"I'll never be Henry Shefflin" - TJ Reid on Kilkenny hurling royalty and chasing a third consecutive All-Ireland

The Kilkenny hurler also spoke about Ger Loughnane’s comments about the squad

Henry Shefflin, TJ Reid, Kilkenny

Henry Shefflin and TJ Reid t ©INPHO/James Crombie

TJ insists that Kilkenny hurling legend, Henry Shefflin is the "king of hurling" and says that personal success in the All-Ireland isn't a motivating factor for him

"I'll never be Henry Shefflin," he said, “He's the king of hurling. I'm doing the best for myself and I'm looking to do my best out on the hurling field and looking to be the best out there.

"Certainly, I watched Henry from a young age and he's luckily from Ballyhale. I went training with him. He brought me training, he brought me home from training. I did learn a lot from him. His work ethic is on and off the field is phenomenal.

"All the legends that have retired have those ingredients. You have to be honest, you have to be 100% committed. The spirit has to be 100% each time you go into that dressing room and hit that field. Every time you hit that white line in Nowlan Park; train hard; put your bodies on the line and then off the field you can wind down.

"They did leave a lot behind for us to pick on. So it is a lot easier for us because we watched those lads do it for so many years. When things were down in the dressing room, those boys stood up and were counted."

Kilkenny come off the back of a 6-20 to 14 points victory over Offaly and Reid maintains that it’s manager Brian Cody alone who motivates the squad.

TJ Reid displays the Liam McCarthy Cup to the crowd at Nolan Park ©INPHO/Morgan Treacy

"Look, the All-Irelands are there alright, I have seven. I have a few more years, hopefully. I'm 28 and I'll go for as long as my body can push me. Jackie has nine, he's going for ten. That doesn't come into the dressing room.

"Certainly Brian Cody doesn't use that to motivate an All-Ireland. We more motivate ourselves because we love the competition, we love the big games, we love getting on a bus and coming to Croke Park. That's what you dream of as a young lad and that's why you train you guts out; it's to get to Croke Park.

"All-Irelands and bonuses and All-Stars, Hurlers of the Year - they're there for the mantlepiece. They're there for writing down on your CV. In terms of winning that Liam McCarthy Cup - knowing how much work you put in, knowing how many times you went to the gym, knowing how much you sacrificed - when you lift that cup, nothing beats that feeling. Then you can talk about how many All-Irelands you have."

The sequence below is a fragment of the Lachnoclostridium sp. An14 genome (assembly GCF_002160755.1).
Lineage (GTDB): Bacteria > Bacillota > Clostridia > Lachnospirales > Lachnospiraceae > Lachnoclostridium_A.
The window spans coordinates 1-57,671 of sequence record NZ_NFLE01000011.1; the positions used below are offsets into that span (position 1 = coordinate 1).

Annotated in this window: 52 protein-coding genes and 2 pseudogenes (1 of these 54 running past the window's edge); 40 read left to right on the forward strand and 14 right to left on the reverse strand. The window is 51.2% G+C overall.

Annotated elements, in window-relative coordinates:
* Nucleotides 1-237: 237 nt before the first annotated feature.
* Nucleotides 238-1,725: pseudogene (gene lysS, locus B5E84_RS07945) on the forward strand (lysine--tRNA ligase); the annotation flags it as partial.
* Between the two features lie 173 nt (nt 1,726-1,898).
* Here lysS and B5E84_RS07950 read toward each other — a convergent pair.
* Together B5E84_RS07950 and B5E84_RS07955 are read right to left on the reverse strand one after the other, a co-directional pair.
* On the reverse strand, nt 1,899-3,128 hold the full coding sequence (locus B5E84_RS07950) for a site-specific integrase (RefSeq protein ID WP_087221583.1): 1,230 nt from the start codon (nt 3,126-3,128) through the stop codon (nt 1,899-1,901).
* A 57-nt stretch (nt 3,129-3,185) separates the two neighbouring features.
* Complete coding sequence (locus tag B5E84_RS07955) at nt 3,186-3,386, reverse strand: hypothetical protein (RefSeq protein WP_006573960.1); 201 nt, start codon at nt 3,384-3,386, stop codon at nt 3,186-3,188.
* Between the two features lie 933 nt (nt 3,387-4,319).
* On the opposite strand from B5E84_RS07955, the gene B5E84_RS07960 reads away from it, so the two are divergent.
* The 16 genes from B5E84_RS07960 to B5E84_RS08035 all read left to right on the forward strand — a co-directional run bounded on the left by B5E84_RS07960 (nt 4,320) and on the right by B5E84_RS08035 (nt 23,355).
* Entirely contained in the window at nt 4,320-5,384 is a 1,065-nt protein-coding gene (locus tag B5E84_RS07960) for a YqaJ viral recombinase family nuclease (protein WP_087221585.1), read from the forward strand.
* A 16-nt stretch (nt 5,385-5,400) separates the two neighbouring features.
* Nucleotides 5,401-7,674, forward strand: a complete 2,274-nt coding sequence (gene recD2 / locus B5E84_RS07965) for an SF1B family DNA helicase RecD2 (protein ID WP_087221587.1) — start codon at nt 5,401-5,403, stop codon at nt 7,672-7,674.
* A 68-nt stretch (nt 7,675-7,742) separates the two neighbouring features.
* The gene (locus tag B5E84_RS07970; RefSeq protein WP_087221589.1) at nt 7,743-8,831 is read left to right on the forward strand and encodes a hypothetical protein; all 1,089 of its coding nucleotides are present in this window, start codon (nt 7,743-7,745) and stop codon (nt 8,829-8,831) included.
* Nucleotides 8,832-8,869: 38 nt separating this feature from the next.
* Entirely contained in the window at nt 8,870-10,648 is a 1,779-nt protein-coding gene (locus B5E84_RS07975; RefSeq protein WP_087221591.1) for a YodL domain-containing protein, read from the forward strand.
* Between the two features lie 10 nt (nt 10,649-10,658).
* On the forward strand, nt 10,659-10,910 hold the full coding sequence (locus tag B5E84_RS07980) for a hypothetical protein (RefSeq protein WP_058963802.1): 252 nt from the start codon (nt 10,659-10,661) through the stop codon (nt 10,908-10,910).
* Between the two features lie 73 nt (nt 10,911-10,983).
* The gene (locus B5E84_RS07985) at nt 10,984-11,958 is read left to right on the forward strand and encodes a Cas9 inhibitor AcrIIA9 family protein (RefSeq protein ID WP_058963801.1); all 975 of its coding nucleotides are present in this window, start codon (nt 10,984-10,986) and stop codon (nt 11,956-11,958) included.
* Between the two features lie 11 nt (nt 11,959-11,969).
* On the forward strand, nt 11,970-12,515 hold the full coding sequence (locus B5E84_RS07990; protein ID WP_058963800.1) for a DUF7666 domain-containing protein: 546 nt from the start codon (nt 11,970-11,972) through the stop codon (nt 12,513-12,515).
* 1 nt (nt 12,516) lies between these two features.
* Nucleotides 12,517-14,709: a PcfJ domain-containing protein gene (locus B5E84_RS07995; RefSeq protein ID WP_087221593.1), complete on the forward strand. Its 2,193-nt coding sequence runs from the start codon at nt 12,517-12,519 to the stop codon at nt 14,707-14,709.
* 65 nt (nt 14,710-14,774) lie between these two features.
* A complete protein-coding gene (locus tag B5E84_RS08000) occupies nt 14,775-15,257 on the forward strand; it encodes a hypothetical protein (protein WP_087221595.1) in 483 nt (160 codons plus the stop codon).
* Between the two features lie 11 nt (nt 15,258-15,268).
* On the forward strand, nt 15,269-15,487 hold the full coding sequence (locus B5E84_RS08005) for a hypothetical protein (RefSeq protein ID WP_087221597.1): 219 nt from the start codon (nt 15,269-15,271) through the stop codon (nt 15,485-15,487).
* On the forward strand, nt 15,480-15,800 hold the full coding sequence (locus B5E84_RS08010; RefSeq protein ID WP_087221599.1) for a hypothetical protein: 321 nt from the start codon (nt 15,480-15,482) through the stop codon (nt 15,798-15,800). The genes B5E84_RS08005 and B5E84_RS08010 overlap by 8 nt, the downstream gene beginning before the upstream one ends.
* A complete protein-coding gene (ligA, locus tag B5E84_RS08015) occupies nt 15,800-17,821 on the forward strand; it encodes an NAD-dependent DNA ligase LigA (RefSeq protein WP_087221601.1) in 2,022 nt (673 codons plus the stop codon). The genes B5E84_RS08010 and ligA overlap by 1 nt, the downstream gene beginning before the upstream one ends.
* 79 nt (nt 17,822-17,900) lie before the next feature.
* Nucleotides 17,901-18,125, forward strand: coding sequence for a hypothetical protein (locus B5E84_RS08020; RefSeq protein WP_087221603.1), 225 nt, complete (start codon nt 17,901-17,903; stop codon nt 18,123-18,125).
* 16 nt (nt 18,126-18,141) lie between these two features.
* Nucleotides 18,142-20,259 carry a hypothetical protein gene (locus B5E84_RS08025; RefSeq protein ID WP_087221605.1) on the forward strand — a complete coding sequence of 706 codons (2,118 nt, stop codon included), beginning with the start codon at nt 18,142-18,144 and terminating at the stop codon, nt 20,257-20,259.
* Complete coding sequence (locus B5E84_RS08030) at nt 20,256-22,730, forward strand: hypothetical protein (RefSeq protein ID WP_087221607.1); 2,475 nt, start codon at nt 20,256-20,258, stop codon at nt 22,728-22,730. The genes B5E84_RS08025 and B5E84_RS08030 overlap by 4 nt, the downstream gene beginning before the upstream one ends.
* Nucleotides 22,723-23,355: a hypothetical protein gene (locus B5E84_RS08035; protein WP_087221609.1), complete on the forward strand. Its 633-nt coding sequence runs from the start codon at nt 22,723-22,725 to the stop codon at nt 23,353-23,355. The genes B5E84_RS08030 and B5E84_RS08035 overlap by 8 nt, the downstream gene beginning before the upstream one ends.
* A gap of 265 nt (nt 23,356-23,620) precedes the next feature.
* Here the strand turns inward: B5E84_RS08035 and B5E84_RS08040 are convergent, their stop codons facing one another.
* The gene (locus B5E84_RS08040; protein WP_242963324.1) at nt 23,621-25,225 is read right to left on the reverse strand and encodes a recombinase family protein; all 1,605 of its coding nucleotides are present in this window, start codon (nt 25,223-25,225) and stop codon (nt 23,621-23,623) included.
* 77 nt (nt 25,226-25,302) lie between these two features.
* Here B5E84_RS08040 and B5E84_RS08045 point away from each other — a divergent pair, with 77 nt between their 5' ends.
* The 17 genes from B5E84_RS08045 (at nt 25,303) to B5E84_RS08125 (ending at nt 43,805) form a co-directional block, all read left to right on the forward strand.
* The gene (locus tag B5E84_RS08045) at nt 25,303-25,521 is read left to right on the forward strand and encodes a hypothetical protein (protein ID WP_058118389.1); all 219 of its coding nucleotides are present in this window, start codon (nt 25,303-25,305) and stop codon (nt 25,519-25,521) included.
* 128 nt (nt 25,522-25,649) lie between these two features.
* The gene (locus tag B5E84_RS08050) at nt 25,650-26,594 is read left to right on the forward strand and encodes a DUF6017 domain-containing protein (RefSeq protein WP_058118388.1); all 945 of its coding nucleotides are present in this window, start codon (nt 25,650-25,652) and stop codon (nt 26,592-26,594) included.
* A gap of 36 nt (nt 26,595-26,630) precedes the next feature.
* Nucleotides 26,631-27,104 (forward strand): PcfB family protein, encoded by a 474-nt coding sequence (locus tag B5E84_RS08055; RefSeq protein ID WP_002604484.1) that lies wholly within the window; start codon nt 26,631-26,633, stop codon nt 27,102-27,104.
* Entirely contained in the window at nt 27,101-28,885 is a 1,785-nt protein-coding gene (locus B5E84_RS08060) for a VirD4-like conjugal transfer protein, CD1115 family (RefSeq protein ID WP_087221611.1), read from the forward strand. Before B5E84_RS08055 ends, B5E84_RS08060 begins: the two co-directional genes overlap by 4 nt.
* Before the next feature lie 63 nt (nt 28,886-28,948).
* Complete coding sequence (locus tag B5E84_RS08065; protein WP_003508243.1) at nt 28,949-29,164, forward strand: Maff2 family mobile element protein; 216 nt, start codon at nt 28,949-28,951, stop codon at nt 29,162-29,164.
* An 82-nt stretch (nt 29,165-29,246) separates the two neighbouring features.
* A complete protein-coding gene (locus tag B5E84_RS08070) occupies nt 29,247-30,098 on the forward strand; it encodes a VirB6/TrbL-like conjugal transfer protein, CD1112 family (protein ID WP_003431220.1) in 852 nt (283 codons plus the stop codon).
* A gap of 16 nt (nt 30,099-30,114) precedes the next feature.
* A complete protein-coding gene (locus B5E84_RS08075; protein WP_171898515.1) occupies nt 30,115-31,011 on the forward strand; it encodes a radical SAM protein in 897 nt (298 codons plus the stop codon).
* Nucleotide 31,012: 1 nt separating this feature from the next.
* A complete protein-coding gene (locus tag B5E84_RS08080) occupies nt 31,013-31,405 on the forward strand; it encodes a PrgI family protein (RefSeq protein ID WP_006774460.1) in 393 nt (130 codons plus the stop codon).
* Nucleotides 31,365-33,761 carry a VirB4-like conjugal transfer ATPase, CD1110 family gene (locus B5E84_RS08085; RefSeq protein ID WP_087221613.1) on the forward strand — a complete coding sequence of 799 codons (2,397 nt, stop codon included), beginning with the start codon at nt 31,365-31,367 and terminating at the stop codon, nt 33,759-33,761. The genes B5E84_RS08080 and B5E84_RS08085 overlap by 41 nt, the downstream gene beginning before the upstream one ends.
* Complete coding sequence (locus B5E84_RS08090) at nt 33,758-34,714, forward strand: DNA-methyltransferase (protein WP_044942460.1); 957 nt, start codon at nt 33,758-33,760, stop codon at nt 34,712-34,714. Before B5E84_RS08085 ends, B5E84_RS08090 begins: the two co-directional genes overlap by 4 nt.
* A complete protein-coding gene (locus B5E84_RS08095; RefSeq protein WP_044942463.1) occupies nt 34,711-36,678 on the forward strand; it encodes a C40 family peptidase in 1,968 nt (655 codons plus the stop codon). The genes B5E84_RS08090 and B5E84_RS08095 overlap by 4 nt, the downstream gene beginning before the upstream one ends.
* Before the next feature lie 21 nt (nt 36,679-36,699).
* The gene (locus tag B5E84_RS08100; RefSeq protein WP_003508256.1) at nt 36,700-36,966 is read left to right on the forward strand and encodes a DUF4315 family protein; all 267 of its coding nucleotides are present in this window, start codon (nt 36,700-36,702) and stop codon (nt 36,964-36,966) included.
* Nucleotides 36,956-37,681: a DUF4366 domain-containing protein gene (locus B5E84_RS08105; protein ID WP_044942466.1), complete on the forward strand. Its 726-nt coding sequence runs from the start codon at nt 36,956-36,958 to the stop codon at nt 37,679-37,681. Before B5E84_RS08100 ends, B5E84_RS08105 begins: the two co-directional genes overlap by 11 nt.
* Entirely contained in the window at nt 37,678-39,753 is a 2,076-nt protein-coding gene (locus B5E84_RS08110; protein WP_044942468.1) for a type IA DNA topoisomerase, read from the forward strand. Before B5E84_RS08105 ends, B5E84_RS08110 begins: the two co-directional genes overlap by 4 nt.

Reid also echoed Colin Fennelly’s sentiments and insisted that the Kilkenny hurlers have taken no notice of the Ger Loughnane’s comments that his side are “functional beyond belief”.

The 28-year-old also shrugged off the idea that Kilkenny are a one man team.

"We didn't react at all to be honest,” he said, “We don't sit down and bring up what people say in the paper to be honest.

"It doesn't bother me. Ger Loughnane is trying to sell newspapers and trying to get people to read papers so he's entitled to his opinion. That's his job.

"The last two years we've won the All-Ireland fair and square. We beat Galway and we beat Tipperary so I don't see why he was saying that. We won those two games fair and square so I can't really see why he's questioning that.

"There certainly won't be any pictures going up on the walls saying 'Ger Loughnane this and Ger Loughnane that'. But look, he's entitled to his opinions, like anyone else."

He also addressed the accusation that the Kilkenny are just reliant on a certain player, insisting that the team is full of leaders.

"One player doesn't win any game. On that the Fitzgibbon Cup final between WIT and LIT, Joe Canning scored 1-16 that day and still lost so hurling is a 15, 20 man game, one man doesn't win it.

“For myself, I'm doing the best for myself and I'm doing the best for the team as well but we have a good panel of players there that are competing for a starting 15 jersey.

"You show your leadership on the field. Brian doesn't emphasise it, you don't have to be making big speeches before games, we don't do that, we do our talking on the hurling field.

"The management and the selector's job is to motivate us before and at half-time, leading up to the game that's their job, my job is to look after myself and make sure I'm 100 percent right for each game and let my hurling do the talking on the field but look, it's my tenth year on the senior hurling team so I have to be performing to my best."

TJ Reid was speaking at the launch at the launch of the GAA’s Cúl Camps which will run up and down the country in local clubs.